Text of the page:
Tuesday 28 August 2012

Claims that HSE is in denial over occupational cancer

The HSE needs to change its “unrealistic” and “ignorant” approach to occupational cancer if thousands more cases and deaths are to be prevented, a pressure group has warned.

Released yesterday (22 August) as the Executive’s board was discussing its latest estimate of the current burden of occupational cancer in Great Britain, a statement by the Hazards Campaign accused the regulator of “showing little interest in finding unknown exposures, underestimating the numbers of workers exposed, and showing no sense of urgency to tackle this massive but preventable workplace epidemic”.

The HSE’s Long Latency Health Risks Division estimates that occupational cancer accounts for around 8000 of the estimated annual toll of 12,000 deaths from occupational ill health, and some 14,000 new cases a year. This is based on a study funded by the HSE and published in the British Journal of Cancer in June this year.

A paper presented to the board yesterday outlined how the Executive is addressing this via a range of interventions and by focusing on 10 priority agents/occupations to help it identify where its efforts will have the most impact.

The Hazards Campaign, however, contends that the true annual figures are nearer 18,000 deaths and 30,000 registrations, and blames the HSE’s reliance on epidemiology – looking primarily at the specific organs in the body affected by cancer, rather than the actual causes – for its skewed vision.

Warned occupational cancer researcher, Simon Pickvance: “The HSE has been in denial about work cancer for over three decades, depending far too heavily on epidemiology, which is only capable of seeing widespread, long-established problems among large numbers of workers, employed for long periods of time, in large workplaces, such as mines, mills and manufacturing. This is totally unsuitable for today’s smaller, and fast-evolving workplaces, with more complex and diverse exposures.”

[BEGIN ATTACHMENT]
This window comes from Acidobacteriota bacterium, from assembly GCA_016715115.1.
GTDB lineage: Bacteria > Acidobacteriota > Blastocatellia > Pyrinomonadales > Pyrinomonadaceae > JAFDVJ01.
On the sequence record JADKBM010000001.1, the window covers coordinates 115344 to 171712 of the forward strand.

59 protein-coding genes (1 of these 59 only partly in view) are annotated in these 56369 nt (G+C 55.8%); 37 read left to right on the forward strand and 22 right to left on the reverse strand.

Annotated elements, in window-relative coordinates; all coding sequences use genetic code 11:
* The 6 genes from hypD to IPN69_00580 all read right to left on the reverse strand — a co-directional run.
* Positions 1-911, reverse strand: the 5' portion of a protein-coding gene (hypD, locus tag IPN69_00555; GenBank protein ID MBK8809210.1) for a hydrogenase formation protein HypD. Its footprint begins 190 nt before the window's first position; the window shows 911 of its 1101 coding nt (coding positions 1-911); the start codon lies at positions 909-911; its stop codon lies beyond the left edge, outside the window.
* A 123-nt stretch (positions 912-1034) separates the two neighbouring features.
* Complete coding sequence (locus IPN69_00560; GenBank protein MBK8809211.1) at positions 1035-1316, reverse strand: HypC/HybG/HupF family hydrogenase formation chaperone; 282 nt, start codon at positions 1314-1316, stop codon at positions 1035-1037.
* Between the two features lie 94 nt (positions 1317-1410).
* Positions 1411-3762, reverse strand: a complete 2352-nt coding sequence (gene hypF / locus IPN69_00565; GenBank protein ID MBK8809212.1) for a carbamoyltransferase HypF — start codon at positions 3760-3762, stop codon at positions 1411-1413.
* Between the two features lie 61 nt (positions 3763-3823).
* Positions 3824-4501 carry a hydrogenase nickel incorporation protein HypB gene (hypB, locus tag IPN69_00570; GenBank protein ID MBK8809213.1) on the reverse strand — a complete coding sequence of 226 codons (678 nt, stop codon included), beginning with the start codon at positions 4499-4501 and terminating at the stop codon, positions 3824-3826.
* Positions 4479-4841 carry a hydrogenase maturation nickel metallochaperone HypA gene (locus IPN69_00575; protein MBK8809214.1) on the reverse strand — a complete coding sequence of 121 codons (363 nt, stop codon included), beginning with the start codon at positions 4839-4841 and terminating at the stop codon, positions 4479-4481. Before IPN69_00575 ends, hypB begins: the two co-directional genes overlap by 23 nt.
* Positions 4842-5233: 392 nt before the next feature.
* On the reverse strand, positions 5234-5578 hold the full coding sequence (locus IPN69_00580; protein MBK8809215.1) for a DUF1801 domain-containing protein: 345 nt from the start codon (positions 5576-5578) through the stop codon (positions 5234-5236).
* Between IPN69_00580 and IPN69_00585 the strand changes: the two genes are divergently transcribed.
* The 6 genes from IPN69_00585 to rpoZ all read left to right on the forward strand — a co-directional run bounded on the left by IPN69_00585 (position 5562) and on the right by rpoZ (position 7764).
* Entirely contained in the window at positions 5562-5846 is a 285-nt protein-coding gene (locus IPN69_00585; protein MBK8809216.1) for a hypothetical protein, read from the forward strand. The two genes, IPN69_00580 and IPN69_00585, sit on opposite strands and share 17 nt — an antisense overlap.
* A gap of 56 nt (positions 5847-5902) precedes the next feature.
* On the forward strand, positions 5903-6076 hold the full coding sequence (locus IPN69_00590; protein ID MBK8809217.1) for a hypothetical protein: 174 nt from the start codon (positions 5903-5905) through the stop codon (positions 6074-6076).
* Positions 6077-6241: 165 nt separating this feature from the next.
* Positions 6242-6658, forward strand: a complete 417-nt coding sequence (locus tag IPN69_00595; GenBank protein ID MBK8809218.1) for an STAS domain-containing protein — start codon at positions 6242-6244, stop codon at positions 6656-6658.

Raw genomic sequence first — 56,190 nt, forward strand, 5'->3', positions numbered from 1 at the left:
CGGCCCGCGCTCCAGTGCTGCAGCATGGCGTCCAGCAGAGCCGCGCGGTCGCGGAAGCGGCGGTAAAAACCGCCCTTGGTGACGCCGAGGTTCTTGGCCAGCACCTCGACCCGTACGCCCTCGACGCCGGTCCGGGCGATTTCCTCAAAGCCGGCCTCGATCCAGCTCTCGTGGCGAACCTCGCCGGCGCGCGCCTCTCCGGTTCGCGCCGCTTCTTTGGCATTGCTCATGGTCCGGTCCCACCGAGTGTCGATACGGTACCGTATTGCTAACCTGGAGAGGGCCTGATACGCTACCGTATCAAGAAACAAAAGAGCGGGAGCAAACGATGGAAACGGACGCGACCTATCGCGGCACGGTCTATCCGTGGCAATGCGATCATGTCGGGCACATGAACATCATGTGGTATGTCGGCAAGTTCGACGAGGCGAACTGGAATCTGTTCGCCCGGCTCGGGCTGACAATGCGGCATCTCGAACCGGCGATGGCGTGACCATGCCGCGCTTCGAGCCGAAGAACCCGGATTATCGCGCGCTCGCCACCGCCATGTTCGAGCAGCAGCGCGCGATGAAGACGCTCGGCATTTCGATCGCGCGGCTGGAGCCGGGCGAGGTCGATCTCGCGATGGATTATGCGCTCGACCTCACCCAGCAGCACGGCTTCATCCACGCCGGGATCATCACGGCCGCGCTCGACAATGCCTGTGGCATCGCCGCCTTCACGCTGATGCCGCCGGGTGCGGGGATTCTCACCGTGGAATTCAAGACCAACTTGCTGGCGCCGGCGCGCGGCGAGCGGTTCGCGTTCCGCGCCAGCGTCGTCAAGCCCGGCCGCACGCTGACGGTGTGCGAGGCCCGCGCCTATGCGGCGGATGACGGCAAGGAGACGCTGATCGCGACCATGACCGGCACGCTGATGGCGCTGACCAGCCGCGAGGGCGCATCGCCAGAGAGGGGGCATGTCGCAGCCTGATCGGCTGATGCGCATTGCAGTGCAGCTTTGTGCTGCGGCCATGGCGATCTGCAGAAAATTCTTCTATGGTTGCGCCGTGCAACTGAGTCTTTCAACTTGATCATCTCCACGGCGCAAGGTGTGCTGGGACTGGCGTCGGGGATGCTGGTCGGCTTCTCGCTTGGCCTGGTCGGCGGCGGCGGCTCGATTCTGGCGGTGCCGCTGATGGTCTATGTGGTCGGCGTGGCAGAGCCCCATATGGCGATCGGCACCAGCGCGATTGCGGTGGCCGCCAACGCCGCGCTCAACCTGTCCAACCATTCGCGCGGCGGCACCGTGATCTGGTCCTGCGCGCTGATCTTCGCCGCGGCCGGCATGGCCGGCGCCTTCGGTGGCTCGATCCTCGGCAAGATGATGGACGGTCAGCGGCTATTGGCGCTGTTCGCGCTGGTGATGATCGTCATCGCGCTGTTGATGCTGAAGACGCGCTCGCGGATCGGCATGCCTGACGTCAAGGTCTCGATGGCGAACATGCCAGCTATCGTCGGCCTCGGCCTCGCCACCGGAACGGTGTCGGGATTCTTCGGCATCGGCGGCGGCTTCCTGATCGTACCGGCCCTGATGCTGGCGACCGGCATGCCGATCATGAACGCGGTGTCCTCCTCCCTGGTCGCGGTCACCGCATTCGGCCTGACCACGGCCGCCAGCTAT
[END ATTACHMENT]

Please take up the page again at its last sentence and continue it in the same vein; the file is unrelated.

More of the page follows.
Mr Pickvance cited the example to SHP of diesel-engine exhaust emissions – one of the 10 priority agents/occupations chosen by the HSE. He explained: “The HSE cites the figure of 10,000 people exposed, but there are some 600,000 professional drivers alone, while the overall number of people who drive as part of their work is nearer one million.”

He also criticised the focus on just 10 agents/occupations, saying: “It’s not a question of prioritising the most common causes because we don’t actually know what the most common causes are!”

The Hazards Campaign is calling for a broader-spectrum approach, which would involve asking workers to identify workplace exposure to carcinogens, talking to medical consultants, who deal with patients, and solicitors, who see a steady flow of claimants with occupational cancer. However, Mr Pickvance acknowledges that HSE resources are a problem. He said: “We are aware of the current economic climate and so are not expecting the HSE to do very much.”

The HSE’s overall funding for health-based research is around £7 million a year; projects related to occupational cancer cost £5 million during the 2009/10 and 2011/12 work years.

The paper presented to the board yesterday outlined work done so far and still in progress, including myriad campaigns, awareness-raising initiatives, ongoing research projects, liaison with industry organisations and other government departments, task-specific advice and guidance, and engagement in discussions at European level on classification of carcinogens and mutagens. The board has been invited to consider, among other things, how the HSE can engage constructively with more partners to deliver future beneficial interventions; whether more work should be done specifically in the cases of shift work, diesel-engine exhaust emissions, painters and welders; and if a workshop/conference should be held with partners to explore what more can be done on occupational disease.

Source: SHP

No comments:

Post a Comment